Poaching and trafficking must be stopped, and we must educate people to reduce demand. People see music videos that depict beautiful women with pet cheetahs and they view having a pet cheetah as an aspirational lifestyle choice. What they are not considering is what happens to the other five cubs. Once taken, a poached cub will likely die within three weeks due to dehydration and malnutrition. If it survives to three months and is sold into the trade, chances are it will die within two years anyway from early lack of care and improper diet.
Since I left on September 13, three more baby cheetah cubs were confiscated by Somaliland Police and the Somaliland MOERD and placed at the safe house. Approximately three-weeks-old and extremely malnourished and dehydrated, two cubs died within 10 days. They were destined for the illegal pet trade in the Arabian Peninsula, across the Gulf of Aden.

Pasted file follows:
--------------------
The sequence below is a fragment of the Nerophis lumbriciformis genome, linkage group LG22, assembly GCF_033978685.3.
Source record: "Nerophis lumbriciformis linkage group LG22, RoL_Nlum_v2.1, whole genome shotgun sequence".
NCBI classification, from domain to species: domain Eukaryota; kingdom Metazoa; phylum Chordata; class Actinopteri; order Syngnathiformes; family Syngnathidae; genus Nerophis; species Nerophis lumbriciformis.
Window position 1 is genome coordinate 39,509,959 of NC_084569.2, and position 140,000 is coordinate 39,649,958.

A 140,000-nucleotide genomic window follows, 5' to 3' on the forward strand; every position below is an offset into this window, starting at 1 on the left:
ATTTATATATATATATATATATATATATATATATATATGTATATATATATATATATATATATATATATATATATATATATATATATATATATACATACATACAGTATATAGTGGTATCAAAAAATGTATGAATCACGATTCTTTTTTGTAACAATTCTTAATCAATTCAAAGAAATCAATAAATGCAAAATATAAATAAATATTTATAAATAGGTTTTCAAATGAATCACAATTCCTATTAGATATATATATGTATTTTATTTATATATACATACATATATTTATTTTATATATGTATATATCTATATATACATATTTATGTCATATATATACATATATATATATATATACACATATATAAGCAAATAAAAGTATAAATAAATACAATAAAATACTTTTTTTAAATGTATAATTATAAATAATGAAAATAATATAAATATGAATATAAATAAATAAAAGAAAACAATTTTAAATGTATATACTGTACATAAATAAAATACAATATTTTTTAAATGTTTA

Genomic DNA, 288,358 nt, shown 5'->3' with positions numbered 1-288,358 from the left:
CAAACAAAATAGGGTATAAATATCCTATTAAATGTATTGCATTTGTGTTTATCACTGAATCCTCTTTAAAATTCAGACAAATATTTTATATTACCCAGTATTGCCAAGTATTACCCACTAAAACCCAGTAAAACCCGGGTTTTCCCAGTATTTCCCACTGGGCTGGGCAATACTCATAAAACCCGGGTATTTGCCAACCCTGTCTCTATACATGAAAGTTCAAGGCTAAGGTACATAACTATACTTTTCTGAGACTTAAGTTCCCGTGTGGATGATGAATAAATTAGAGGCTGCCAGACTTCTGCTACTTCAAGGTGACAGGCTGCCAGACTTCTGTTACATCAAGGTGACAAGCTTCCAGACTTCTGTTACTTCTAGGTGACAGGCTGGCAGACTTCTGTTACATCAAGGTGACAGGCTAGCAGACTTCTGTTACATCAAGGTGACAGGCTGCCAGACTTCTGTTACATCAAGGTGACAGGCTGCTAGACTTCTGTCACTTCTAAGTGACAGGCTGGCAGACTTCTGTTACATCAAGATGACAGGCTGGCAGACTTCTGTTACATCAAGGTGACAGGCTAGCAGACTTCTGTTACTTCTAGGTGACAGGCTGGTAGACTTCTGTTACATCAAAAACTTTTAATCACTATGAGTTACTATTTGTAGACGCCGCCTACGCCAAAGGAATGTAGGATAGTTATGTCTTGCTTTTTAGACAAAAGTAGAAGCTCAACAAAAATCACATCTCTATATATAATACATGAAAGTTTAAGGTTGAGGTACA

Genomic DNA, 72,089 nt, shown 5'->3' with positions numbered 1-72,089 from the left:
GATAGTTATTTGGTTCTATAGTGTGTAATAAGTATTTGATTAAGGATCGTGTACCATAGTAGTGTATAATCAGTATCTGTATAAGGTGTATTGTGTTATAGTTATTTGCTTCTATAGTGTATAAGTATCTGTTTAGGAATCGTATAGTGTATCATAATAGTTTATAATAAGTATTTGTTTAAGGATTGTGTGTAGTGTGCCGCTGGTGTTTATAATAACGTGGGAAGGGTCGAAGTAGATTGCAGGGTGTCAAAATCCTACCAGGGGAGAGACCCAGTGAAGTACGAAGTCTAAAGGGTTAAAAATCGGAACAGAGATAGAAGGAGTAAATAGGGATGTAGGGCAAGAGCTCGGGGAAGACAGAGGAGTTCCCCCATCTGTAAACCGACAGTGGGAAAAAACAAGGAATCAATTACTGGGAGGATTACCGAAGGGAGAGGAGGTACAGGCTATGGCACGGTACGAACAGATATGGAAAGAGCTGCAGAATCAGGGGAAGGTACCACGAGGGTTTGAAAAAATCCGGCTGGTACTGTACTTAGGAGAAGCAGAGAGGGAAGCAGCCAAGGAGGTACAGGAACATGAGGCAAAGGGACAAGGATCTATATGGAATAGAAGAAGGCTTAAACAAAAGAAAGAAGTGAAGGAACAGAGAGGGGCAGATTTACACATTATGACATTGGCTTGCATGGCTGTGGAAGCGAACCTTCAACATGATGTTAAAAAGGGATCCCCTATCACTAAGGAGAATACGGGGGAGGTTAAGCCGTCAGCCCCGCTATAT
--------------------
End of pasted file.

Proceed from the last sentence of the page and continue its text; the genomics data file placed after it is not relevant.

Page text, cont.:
While intercepting poachers and prosecuting wildlife traffickers is important, reducing demand for pet cheetahs will be the key to mitigating this threat. Buyers may be willing to pay up to $15,000 USD, but would they still want a pet cheetah if they knew how many cubs died to get theirs?
As a conservationist committed to creating a long-term future for cheetahs on Earth, I am asking humans to stop taking cubs from the wild to become pets. I ask authorities in countries where cheetahs are popular pets to act to make this practice not only illegal, but socially unacceptable. I implore Hollywood artists and social media influencers to stop glamourizing cheetahs as pets.
Every animal we lose puts us one step closer to losing this species permanently. We must stop taking our cheetahs from the wild to become pets, before we love species to death.